Richard Jensen for Ars Technica:
Maybe its pervasiveness has long obscured its origins. But Unix, the operating system that in one derivative or another powers nearly all smartphones sold worldwide, was born 50 years ago from the failure of an ambitious project that involved titans like Bell Labs, GE, and MIT. Largely the brainchild of a few programmers at Bell Labs, the unlikely story of Unix begins with a meeting on the top floor of an otherwise unremarkable annex at the sprawling Bell Labs complex in Murray Hill, New Jersey…
By the late 1970s, a copy of the operating system found its way out to the University of California at Berkeley, and in the early 1980s, programmers there adapted it to run on PCs. Their version of Unix, the Berkeley Software Distribution (BSD), was picked up by developers at NeXT, the company Steve Jobs founded after leaving Apple in 1985. When Apple purchased NeXT in 1996, BSD became the starting point for OS X and iOS.
The free distribution of Unix stopped in 1984, when the government broke up AT&T and an earlier settlement agreement that prohibited the company from profiting off many Bell Labs inventions expired. The Unix community had become accustomed to free software, however, so upon learning that AT&T would soon be charging for all copies of Unix and would prohibit alterations to the source code, Richard Stallman and others set about re-creating Unix using software that would be distributed to anyone free of charge—with no restrictions on modification. They called their project “GNU,” short for “GNU’s Not Unix.” In 1991, Linus Torvalds, a university student in Helsinki, Finland, used several of the GNU tools to write an operating system kernel that would run on PCs. And his software, eventually called Linux, became the basis of the Android operating system in 2004.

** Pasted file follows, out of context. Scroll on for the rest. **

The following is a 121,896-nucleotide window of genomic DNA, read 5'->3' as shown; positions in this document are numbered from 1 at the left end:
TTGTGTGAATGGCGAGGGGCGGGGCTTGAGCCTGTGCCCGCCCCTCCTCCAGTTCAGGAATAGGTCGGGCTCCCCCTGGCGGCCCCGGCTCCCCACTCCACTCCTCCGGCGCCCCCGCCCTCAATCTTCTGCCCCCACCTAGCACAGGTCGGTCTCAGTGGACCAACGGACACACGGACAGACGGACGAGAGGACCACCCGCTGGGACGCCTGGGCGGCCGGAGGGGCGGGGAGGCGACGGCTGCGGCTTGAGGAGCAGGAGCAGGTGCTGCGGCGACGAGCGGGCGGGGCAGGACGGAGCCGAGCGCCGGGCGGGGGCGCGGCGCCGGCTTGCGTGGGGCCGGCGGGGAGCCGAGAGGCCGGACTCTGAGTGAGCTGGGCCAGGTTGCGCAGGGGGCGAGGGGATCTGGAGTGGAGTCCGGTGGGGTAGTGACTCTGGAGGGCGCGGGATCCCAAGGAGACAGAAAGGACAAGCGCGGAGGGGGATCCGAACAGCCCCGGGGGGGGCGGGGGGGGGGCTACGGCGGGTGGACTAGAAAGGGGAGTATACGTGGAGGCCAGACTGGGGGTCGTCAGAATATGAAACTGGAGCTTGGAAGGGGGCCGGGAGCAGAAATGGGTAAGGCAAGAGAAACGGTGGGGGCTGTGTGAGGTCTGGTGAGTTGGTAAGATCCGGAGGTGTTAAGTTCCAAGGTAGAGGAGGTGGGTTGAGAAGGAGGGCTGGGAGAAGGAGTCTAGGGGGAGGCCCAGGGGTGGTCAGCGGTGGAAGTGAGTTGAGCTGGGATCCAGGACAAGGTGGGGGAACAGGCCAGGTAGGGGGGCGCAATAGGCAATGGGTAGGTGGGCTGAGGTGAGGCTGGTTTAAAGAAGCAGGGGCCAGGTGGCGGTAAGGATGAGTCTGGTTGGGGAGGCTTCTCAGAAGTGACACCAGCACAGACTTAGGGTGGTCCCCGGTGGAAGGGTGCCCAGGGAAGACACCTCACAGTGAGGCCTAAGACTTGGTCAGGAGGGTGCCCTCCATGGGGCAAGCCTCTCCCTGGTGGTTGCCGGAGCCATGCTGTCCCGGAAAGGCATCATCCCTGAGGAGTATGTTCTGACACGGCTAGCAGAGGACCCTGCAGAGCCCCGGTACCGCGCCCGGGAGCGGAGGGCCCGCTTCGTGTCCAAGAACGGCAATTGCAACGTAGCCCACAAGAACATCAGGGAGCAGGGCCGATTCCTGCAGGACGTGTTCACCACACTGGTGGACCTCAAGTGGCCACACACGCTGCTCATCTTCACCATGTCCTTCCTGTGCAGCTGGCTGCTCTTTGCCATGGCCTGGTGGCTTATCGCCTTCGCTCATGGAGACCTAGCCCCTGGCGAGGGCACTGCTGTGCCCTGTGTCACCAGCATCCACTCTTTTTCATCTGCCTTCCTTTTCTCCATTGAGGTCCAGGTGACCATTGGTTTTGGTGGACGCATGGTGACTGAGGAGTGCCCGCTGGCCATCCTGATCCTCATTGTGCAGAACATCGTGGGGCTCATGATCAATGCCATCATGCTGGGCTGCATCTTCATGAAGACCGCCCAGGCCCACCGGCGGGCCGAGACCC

MacDailyNews Take: Unix via BSD, NeXTSTEP, OpenStep, etc. begot Apple’s macOS, iOS, iPadOS, watchOS, tvOS, and audioOS.
There are tons more in the full article at Ars Technica, so tech history buffs should get on over there and read it!
Isn’t Android based on Linux? That is not UNIX…
Danox is no Steve Jon’s pancreas either, but no-one complains about that, do they. In fact, people are quite happy he isn’t. Linux is derived specifically from Unix, so your point is what, exactly? That you’re a Pulitzer Prize-worthy comment writer, just like me?
Linux is similar to a Unix system, close but not, Linux is not a Unix which predates Linux by many year’s, Linux biggest benefit is to Google, why? it’s free, the article at Ars Technica tries to give false equivalence to the Android OS when compared to OSX/iOS. Similar to trying to give Google equal status with the unprofitable Pixel phones, when compared to the Apple’s iPhone.
We ran into the cost issue in the mid eighties. Must have been just about when they started charging for UNIX. As I recall there was a substantial charge for the C libraries as well as for UNIX. We were looking to replace DEC RT-11SJ which was free for us. We looked into using UNIX and C but it would have cost us a license fee for each user. That was a deal killer.
People complain about the cost of computers these days. We shipped a DEC LSI-11/23 computer with 64kB of memory in a scientific instrument. We offered a 1MB memory board as an option for $10k and it was very popular.
The ironic thing is that these days Apple is delivering their major OS platform upgrades for Free? It is a grand demonstration that Apple uses software to sell hardware – and they provide free upgrades for a number of years.
The software was better when users paid for it. Freebieware will never off the same quality and it definitely doesn’t provide Apple the critical feedback to tell them if the software they are making is worth a dime to users. Increasingly it Apple is detached from user requests and it shows.
True, but the coming updates are going to be very good, and the Geeks are going to be crying loud and that is when you know it’s good…Similar to the Tesla geeks crying about the Porsche Taycan next month.